REINVENTED EXPAT PARTNER
(BELLA – YOGA WITH BELLA)
This week, we continue our interview stories on ‘’Reinvented expat partner’’ with Bella of Yoga with Bella. She shares her story on moving to Ghana, how she transitioned into the Ghanaian life and how her business started.
What brings you to Ghana?
My husband got a job as Country Director of the British Council in Ghana. We’ve been here for two years now. We live in Accra with our two dogs. Our son has been boarding in the UK for the last 4 years and comes to visit us during his school breaks.
How did you cope with the culture shock and transition to life in Ghana?
With Ghana being my sixth expatriate country, having previously lived in Libya, Mozambique, Kazakhstan, Turkey, and Bahrain, I wouldn’t say I had much of a culture shock. I was actually pleasantly surprised to find Accra more developed than I expected. What struck me the most was the climate. High humidity combined with heat and no difference between day and night temperatures has been the most difficult thing to learn to cope with.
Did you find it easy to start Yoga with Bella and how long after you moved here did you feel ready to take the leap?
On arriving in Accra, I almost immediately started looking for a yoga studio where I could continue developing my yoga practice, which I had been doing for almost 10 years. There were quite a few good yoga studios that offered a variety of lessons and teaching methods, however I couldn’t find any Ashtanga classes in the style I had been practicing. Being a certified Ashtanga Yoga Teacher and having given occasional classes to my friends and fellow yogis in Bahrain, I’d never had formal work experience as a yoga teacher or a studio owner. I decided to fill the gap, offering Ashtanga Yoga classes and giving my first lesson just 4 months later. Setting up and promoting a business has been a huge learning curve for me. Of course, I had my ups and downs, a natural and unavoidable part of embarking on a new career path, but now I am feeling very happy with my work as I am doing something I feel very passionate about.
What advice can you offer other expat partners on how to get settled into Accra life quickly & easily?
On arriving in a new country I make sure that as a part of my settling in process, I make an effort to meet new people and try out new activities. During first 3 months, I usually accept every invitation to coffee mornings, shopping tours, and parties that come my way. If I am trying a new sport or recreational activity, I usually give it at least 3 goes before making up my mind. In my fourth month, I start becoming more selective and have usually already formed a social circle of friends I can meet regularly and do interesting things with by then. If you are planning to look for a job, start doing so immediately. Don’t wait until you move into your permanent accommodation, or receive your shipment and so on.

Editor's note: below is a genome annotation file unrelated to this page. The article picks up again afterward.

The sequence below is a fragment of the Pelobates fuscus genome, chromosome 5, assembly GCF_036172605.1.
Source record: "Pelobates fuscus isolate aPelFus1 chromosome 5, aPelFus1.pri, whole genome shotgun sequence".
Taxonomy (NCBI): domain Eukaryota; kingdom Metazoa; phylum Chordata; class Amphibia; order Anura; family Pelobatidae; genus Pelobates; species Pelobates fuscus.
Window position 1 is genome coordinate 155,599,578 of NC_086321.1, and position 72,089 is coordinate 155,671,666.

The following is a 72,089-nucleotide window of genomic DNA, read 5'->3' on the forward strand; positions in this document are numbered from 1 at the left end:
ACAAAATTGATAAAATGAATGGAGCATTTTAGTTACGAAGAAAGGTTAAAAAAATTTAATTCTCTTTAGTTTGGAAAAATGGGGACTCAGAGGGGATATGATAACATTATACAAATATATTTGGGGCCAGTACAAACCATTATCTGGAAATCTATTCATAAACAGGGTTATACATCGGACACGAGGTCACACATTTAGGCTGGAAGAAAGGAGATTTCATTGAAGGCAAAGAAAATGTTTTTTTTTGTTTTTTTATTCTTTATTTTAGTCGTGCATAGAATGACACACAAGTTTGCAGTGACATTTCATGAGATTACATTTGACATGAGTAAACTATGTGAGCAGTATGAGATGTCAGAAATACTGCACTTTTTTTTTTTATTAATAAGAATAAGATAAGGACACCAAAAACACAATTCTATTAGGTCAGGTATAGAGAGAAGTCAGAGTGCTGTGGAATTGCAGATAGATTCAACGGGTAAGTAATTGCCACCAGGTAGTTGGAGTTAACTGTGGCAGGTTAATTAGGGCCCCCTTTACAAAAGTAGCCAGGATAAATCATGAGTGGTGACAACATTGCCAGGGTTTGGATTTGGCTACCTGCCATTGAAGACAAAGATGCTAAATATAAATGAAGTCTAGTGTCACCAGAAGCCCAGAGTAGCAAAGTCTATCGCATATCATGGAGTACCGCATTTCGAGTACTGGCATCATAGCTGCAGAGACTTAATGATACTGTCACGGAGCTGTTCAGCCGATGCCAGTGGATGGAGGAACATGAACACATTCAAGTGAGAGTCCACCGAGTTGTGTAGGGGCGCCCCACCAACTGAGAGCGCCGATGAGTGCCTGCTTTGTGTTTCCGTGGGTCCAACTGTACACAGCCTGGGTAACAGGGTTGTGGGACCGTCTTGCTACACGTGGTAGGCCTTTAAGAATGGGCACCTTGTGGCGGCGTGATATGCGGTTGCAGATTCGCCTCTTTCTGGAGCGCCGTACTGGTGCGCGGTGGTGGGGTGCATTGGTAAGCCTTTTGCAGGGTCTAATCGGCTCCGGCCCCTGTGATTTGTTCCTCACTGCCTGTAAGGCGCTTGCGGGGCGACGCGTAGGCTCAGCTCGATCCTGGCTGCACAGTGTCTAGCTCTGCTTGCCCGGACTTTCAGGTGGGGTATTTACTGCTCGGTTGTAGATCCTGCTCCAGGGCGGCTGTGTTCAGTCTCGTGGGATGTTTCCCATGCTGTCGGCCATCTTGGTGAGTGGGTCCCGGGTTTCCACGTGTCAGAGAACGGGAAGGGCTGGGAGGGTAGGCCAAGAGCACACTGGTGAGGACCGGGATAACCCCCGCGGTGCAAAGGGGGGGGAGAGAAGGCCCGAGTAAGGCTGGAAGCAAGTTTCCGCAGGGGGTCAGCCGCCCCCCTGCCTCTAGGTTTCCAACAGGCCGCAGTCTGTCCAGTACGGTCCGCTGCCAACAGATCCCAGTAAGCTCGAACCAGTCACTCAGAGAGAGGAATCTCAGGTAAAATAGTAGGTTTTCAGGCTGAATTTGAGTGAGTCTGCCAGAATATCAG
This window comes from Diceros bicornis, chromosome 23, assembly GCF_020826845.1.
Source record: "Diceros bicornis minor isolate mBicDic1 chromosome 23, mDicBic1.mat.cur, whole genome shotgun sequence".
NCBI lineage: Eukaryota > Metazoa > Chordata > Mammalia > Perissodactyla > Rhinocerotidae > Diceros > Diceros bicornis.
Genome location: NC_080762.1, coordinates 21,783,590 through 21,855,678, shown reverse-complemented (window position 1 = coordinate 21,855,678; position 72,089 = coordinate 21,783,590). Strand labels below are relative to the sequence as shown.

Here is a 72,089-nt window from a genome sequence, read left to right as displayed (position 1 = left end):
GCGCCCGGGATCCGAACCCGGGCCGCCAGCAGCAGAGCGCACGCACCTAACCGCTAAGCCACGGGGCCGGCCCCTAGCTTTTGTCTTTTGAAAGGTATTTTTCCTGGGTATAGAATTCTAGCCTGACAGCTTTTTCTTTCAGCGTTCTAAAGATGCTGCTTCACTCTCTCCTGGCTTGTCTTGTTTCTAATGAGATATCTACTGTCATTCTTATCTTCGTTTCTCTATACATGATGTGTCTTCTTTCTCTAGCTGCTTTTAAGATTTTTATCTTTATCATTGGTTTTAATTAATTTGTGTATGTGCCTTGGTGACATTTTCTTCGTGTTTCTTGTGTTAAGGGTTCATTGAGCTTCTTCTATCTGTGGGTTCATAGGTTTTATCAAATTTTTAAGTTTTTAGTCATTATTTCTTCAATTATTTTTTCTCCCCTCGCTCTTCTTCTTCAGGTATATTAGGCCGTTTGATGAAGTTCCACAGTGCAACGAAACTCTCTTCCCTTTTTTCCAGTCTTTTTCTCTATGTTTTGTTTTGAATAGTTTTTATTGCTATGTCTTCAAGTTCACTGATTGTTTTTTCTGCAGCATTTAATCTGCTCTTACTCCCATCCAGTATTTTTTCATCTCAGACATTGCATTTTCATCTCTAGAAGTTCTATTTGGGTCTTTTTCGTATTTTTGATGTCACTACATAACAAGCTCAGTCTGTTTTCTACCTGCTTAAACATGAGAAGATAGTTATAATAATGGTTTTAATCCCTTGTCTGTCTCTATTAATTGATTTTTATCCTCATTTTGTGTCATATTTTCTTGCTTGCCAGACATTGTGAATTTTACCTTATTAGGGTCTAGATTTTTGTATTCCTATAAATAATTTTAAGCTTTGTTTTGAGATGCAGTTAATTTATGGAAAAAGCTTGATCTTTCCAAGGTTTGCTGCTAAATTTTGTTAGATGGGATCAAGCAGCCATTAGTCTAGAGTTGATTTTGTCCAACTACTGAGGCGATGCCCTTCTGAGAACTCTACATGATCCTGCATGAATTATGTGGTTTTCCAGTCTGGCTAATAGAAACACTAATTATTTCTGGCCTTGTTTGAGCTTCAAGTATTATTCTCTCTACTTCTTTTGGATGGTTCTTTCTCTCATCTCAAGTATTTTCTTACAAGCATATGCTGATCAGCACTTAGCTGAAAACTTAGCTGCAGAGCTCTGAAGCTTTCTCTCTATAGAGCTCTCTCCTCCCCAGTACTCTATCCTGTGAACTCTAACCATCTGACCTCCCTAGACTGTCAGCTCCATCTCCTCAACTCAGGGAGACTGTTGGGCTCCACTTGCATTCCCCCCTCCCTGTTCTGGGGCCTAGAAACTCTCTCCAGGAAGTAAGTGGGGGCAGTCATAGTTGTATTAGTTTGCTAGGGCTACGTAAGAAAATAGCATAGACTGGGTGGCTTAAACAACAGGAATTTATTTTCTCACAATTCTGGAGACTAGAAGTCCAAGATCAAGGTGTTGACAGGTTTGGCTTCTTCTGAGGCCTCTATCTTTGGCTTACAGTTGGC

Joining various expat social media groups certainly helps to get the feel of the place and can be a very useful source of tips on life in Accra.
I would recommend joining GIE Ladies Community, British in Ghana Society (BiG) and North American Women’s Association (NAWA). There are also a number of WhatsApp groups for finding domestic help, selling used items and other advice groups.
Do you have any advice or tips for expat partners who would like to explore a new career path while on assignment with their partner?
The option to continue career development is the most difficult and sensitive aspect for expat partners accompanying their partners on assignment. Most of us come with hopes of being able to fulfil our lives professionally, being able to do something meaningful, achieve some career goals and earn financial reward for our work. To a newcomer partner, I’d suggest investing some time and effort meeting and getting to know as many people as possible. Many of the job opportunities in Accra come via a word of mouth.
How did you go about choosing your neighbourhood and where to live? What are your views about the house versus apartment debate?
We didn’t have a say in our accommodation as it was already allocated as part of my husband’s position. However we were lucky enough to be placed in a lovely stand-alone villa with a big garden. We came to Accra with two dogs, so having a garden is great. It also gives us an opportunity to spend some time outdoors in a private area.
What’s the best thing about living in Ghana so far?
I would say the opportunity to develop my creative and artistic side. I’ve learnt to make necklaces with Ghanaian beads, acrylic painting, participated in my first art exhibition, revived my sewing skills, and taken up my old passion of photography. I also help out at a charity organisation where I can apply all the skills I have acquired. I also find that the expatriate social life in Accra is very busy, which I enjoy a lot.
What’s your favourite place to go in Accra?
I would probably say Zion Thai restaurant in Osu (054 996 7644). Both my husband and I love Asian cuisine and this restaurant serves delicious and authentic Thai food. It’s an inexpensive and cosy place and you can actually talk there, as usually, loud blasting music is the norm in public places in Accra. We also love sushi and often go to Rockefellas Sushi & Grill Restaurant in Osu as a treat (050 130 1200). I love the ambience as well as their service.